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In Touch with Nature
Professor emeritus helps move imperiled sucker fish
By Sabrina Roberts

Using a seine net, Jonathan Baskin searches for threatened sucker fish in the Rialto Drain with recent zoology graduate Greg Brittain. Using a seine net, Jonathan Baskin (right) searches for threatened sucker fish in the Rialto Drain with recent zoology graduate Greg Brittain.

Professor Emeritus Jonathan Baskin walks through the shallow waters north of Pasadena as he carries an electrofisher, a mechanical device he uses to transmit a weak current into the creek to zap nearby aquatic creatures momentarily unconscious.

Before the animals awaken, he scoops up as many Santa Ana sucker fish as he can. While this may seem like an unorthodox way to catch fish, it has helped ensure the survival of the species.

Baskin, along with Cal Poly Pomona students and alumni, rescued 130 of the small, olive-gray fish from the Big Tujunga Creek in October, just before a storm moved in, because they could have been imperiled if the area were struck by mudslides. The fish were taken to a refugium in Riverside County, where they will stay for a year until conservationists can ensure their safety in the wild.

The Santa Ana sucker fish is one of only three native fish in the Los Angeles Basin, and its future is threatened because seasonal rains can trigger floods and mudslides that make the environment uninhabitable. Last August, the Station Fire burned much of the vegetation surrounding the creek, greatly increasing the danger.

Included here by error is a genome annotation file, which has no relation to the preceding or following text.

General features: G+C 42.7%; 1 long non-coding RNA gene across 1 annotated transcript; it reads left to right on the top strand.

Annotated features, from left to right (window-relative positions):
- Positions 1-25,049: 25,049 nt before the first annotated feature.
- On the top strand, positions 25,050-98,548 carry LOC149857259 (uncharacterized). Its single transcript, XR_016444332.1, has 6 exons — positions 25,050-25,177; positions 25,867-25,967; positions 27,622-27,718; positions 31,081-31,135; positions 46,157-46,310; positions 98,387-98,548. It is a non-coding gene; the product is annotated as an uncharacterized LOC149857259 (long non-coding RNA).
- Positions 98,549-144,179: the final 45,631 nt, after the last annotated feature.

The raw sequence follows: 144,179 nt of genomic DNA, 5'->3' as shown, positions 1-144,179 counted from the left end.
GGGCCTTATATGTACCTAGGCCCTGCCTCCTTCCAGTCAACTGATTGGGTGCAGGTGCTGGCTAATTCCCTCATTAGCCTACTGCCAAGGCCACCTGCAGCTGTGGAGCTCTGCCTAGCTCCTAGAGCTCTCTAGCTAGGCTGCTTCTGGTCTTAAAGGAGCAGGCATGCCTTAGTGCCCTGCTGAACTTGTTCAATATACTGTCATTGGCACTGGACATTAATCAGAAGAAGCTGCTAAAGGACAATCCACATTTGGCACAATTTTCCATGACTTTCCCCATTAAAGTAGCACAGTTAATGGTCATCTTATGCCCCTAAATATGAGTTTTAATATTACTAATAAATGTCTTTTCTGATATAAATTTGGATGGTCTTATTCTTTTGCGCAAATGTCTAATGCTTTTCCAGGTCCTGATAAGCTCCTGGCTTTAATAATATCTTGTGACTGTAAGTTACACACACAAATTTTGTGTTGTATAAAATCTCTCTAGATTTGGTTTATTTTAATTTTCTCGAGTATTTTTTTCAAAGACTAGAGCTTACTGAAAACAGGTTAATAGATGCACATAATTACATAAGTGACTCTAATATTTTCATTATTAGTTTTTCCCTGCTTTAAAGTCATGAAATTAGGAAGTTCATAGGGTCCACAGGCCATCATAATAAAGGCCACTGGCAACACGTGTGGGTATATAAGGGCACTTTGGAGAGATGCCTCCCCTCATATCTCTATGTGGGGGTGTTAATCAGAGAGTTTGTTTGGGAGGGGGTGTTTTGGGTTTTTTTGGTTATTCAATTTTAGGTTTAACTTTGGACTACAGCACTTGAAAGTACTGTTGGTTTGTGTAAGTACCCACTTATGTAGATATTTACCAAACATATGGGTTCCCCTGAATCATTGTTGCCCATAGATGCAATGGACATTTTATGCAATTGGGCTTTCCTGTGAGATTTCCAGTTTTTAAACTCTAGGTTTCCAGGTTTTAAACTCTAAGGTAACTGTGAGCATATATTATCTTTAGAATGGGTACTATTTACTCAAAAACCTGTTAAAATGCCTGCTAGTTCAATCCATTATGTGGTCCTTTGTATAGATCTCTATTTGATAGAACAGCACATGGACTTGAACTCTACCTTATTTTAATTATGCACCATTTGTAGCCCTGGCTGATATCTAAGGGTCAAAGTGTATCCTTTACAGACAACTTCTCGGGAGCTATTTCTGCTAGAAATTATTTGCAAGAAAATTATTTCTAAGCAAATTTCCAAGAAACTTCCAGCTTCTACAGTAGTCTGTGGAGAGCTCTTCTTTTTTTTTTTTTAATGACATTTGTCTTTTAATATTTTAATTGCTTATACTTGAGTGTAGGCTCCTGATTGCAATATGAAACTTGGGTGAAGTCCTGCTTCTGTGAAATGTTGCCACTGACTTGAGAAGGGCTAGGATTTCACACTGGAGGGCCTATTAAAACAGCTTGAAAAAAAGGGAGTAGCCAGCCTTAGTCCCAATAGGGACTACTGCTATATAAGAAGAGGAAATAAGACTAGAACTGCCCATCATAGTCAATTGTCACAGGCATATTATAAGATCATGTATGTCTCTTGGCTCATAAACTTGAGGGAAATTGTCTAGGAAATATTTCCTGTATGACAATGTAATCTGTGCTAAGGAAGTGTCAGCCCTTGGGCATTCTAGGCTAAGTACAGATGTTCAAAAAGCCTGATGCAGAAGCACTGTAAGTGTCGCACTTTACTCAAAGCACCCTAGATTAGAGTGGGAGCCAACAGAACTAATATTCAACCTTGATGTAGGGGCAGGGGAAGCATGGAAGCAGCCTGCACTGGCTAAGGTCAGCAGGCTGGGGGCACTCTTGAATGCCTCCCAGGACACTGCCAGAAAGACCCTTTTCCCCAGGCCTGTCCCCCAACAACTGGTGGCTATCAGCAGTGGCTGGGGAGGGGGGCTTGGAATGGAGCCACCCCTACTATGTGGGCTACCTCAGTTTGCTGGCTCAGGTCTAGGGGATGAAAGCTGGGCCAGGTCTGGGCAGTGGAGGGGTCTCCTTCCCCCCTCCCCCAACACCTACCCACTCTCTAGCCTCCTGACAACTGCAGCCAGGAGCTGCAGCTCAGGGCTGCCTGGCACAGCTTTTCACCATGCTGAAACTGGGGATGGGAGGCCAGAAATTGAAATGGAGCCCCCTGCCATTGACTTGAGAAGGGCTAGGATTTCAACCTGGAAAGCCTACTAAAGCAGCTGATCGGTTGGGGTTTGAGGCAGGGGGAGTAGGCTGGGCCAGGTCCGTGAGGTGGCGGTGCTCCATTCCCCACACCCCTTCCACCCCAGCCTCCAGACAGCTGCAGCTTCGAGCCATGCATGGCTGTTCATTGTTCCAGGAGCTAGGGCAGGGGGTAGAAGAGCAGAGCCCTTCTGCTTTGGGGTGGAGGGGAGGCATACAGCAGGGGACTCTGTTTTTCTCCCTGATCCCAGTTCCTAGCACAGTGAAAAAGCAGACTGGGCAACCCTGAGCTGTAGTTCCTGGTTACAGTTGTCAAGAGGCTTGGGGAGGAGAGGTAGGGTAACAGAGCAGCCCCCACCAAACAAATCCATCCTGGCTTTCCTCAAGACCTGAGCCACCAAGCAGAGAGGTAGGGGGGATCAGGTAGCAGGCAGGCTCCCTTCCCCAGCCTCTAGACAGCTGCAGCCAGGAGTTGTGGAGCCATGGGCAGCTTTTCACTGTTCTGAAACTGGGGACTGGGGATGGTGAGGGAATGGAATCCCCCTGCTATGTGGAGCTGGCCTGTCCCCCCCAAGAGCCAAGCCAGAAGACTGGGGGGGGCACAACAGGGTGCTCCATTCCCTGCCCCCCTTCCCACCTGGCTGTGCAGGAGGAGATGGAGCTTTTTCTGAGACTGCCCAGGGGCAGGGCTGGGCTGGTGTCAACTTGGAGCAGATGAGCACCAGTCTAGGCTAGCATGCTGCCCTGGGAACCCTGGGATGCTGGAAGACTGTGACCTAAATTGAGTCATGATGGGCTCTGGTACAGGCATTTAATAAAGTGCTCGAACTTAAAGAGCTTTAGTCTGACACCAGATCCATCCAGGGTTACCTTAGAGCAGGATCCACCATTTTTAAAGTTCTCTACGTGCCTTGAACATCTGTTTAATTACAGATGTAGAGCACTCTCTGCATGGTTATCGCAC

Due to a series of winter storms and the charred landscape above, the creek remains at risk, which made Baskin’s actions all the more prudent.

“This species is important because it is one of a very few remaining native freshwater fishes we have here in Southern California,” Baskin says. “It forms an important link in this very fragile ecosystem of our local streams, which are so heavily impacted by human development.”

There are also plans to reintroduce the sucker fish to the San Bernardino Mountains, Baskin says, because they could thrive in this secluded environment, and it is a part of their natural range.

“I enjoy this work because it is an opportunity to make a concrete difference that can benefit our local ecosystems and species,” Baskin says.

Preserving the Santa Ana sucker fish population is an extension of Baskin’s commitment to teaching about nature as well as protecting it.

Baskin has taught in the university’s biological sciences department since 1971. Although he has retired from full-time teaching, he continues to work with students and alumni. This spring, several students will join in his research into South American catfishes, providing them with valuable opportunities to apply classroom concepts to real-world situations.